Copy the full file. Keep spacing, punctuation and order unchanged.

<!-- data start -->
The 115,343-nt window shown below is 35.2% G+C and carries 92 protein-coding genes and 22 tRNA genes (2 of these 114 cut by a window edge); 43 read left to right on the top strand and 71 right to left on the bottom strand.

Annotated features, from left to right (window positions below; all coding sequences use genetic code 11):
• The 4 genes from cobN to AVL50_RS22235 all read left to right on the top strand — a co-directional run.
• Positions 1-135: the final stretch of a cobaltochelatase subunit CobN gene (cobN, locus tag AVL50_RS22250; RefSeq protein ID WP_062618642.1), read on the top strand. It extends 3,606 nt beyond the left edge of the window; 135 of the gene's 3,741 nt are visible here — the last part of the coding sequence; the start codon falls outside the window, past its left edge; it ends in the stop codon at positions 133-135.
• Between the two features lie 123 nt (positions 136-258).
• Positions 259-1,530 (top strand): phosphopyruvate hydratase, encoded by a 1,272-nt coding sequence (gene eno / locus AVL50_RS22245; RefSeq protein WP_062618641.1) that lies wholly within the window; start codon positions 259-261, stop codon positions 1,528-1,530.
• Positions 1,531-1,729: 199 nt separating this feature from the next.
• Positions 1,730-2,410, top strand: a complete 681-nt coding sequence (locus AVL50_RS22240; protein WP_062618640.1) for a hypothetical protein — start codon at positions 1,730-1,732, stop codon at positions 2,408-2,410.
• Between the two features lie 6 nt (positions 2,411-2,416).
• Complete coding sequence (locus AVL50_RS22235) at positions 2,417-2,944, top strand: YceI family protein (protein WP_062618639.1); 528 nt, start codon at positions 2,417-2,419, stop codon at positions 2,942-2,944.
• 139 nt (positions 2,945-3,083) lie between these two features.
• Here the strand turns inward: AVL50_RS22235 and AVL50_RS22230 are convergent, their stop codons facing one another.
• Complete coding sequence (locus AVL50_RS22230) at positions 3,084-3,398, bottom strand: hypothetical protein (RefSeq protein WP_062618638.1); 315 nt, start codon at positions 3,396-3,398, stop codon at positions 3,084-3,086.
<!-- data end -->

The 115,343-nt window shown below is 35.2% G+C and carries 92 protein-coding genes and 22 tRNA genes (2 of these 114 cut by a window edge); 43 read left to right on the top strand and 71 right to left on the bottom strand.

Annotated features, from left to right (window positions below; all coding sequences use genetic code 11):
• The 4 genes from cobN to AVL50_RS22235 all read left to right on the top strand — a co-directional run.
• Positions 1-135: the final stretch of a cobaltochelatase subunit CobN gene (cobN, locus tag AVL50_RS22250; RefSeq protein ID WP_062618642.1), read on the top strand. It extends 3,606 nt beyond the left edge of the window; 135 of the gene's 3,741 nt are visible here — the last part of the coding sequence; the start codon falls outside the window, past its left edge; it ends in the stop codon at positions 133-135.
• Between the two features lie 123 nt (positions 136-258).
• Positions 259-1,530 (top strand): phosphopyruvate hydratase, encoded by a 1,272-nt coding sequence (gene eno / locus AVL50_RS22245; RefSeq protein WP_062618641.1) that lies wholly within the window; start codon positions 259-261, stop codon positions 1,528-1,530.
• Positions 1,531-1,729: 199 nt separating this feature from the next.
• Positions 1,730-2,410, top strand: a complete 681-nt coding sequence (locus AVL50_RS22240; protein WP_062618640.1) for a hypothetical protein — start codon at positions 1,730-1,732, stop codon at positions 2,408-2,410.
• Between the two features lie 6 nt (positions 2,411-2,416).
• Complete coding sequence (locus AVL50_RS22235) at positions 2,417-2,944, top strand: YceI family protein (protein WP_062618639.1); 528 nt, start codon at positions 2,417-2,419, stop codon at positions 2,942-2,944.
• 139 nt (positions 2,945-3,083) lie between these two features.
• Here the strand turns inward: AVL50_RS22235 and AVL50_RS22230 are convergent, their stop codons facing one another.
• Complete coding sequence (locus AVL50_RS22230) at positions 3,084-3,398, bottom strand: hypothetical protein (RefSeq protein WP_062618638.1); 315 nt, start codon at positions 3,396-3,398, stop codon at positions 3,084-3,086.